Feeling you are shaping the world around you
Duck, there's fire ahead!
Despite this, the overriding feeling is that you are shaping the world around you. Intel can be bought and sold to play off one faction against another, and allegiances with rogue agencies and terrorists can reward you with additional manpower in certain missions.
Not that you'll need it. Michael Thornton is a bullet-sponge extraordinaire. Which is extremely helpful given enemies are too. The combat is so far-fetched as to be reductive, and at odds with the mature themes at the core of Alpha Protocol. In struggling to attain realism the developer's have opted for the outlandish. Rather than cover and flank, enemies often prefer rush and melee. It's straight out of the Douglas Haig military book, and SMG or shotgun in hand, the end result is the same. Almost forgiveable when fighting hordes of shell-suit wearing Triads in Taipei, you'll wince as you witness CIA and Special Ops teams do the same.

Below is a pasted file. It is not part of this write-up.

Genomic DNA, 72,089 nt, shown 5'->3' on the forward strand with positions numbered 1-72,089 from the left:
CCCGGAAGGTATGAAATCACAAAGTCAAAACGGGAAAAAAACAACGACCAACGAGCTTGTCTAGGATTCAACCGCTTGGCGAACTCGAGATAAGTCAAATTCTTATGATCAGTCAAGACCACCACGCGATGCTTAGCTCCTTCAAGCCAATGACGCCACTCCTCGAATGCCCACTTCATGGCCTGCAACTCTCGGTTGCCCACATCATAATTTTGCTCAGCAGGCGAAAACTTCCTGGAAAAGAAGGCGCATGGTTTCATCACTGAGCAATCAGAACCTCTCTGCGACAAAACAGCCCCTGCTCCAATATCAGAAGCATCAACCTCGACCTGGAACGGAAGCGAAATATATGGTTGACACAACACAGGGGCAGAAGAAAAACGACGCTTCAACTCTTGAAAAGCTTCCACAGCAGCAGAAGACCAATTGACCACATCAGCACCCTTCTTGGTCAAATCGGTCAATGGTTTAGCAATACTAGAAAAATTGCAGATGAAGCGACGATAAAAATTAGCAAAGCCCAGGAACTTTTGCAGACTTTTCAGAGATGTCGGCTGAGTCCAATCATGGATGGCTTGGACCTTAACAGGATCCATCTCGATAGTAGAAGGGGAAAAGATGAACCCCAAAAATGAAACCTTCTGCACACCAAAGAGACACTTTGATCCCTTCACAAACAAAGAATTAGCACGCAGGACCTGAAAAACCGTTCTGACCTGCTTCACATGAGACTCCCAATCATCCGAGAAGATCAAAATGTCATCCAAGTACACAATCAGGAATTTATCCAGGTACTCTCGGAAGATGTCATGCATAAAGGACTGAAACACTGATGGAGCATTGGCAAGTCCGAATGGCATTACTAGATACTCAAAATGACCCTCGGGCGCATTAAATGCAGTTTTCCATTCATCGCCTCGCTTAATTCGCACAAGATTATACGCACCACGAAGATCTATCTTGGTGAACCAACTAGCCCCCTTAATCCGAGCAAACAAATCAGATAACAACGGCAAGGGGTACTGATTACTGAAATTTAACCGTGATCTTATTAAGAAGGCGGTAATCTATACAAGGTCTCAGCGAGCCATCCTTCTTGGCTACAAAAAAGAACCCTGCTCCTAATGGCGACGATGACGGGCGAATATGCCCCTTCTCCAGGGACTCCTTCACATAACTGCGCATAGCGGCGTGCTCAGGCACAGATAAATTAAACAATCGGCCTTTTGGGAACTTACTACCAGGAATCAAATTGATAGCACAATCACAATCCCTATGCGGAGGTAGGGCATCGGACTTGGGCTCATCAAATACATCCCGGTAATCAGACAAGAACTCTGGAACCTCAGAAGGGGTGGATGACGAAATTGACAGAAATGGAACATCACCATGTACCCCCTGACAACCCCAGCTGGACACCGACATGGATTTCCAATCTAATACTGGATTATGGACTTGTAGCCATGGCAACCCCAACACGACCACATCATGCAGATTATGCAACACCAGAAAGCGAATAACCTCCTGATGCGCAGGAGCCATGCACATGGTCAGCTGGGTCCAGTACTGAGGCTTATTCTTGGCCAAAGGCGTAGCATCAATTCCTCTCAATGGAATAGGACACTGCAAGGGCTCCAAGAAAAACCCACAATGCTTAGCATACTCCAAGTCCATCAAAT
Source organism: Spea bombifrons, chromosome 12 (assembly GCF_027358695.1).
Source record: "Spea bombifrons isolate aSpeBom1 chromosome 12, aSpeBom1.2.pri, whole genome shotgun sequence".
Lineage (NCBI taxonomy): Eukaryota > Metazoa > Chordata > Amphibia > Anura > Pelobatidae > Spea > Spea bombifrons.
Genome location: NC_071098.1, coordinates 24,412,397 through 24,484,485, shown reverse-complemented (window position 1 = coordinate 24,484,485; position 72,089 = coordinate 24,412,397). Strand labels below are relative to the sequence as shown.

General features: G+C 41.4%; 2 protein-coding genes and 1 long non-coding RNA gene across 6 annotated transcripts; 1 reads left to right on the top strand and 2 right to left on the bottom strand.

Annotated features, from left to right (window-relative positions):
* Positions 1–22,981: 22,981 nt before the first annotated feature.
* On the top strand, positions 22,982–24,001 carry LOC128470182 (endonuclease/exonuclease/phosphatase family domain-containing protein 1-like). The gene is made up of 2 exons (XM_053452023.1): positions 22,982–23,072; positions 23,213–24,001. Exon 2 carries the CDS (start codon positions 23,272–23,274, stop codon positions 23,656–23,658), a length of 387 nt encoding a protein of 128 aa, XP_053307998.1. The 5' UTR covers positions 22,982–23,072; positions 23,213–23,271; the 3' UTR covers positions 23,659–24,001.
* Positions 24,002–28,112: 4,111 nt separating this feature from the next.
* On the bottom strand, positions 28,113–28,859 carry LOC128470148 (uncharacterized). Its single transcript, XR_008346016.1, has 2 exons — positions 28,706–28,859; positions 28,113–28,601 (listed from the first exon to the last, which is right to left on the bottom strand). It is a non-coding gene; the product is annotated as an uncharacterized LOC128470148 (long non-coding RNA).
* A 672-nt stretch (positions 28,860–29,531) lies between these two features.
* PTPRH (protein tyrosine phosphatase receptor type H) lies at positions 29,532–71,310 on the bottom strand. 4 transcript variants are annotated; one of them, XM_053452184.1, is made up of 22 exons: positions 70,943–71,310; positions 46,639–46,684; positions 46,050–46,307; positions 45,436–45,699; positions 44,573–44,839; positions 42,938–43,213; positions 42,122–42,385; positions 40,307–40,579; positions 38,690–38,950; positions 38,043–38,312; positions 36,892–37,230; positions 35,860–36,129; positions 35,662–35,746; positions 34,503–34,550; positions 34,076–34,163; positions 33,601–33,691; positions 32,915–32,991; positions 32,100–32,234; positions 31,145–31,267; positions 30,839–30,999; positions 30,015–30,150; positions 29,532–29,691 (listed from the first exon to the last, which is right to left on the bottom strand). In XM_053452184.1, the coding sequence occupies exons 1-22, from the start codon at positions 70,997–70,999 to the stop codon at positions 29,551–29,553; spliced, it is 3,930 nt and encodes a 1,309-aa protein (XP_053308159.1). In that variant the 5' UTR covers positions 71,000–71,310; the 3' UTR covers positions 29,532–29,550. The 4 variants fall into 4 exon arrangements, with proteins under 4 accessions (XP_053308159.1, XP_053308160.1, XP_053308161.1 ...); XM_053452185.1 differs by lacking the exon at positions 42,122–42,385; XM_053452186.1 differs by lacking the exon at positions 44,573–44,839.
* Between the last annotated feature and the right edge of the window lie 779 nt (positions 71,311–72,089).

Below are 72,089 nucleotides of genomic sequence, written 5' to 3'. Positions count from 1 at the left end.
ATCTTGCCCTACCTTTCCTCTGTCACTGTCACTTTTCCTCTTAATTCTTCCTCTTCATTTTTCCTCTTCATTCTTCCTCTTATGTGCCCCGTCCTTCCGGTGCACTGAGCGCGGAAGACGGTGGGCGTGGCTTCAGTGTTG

Alpha Protocol is an RPG, of course, so there are more options than out-and-out Rambo impersonator. A more stealthy approach is available, but is severely flawed. Before levelling up, the architecture and the number of enemies and lines-of-sight conspire to make stealth practically impossible. And once spotted, enemy alert status never reverts. If you do persist in levelling up the rank, however, you'll suddenly find yourself a walking Klingon Bird of Prey, virtually cloaked from all enemies, regardless of your actions.
Next page: Combat and boss battles
Please, pretty please, try to remember to include the PLATFORM in game reviews. If not for the throwaway criticism about keyboards and mice, there'd be nothing here at all to tell you this game was available on the PC.
Put it in the green highlighted bit, on every review page. The platform. Please. It really is that important.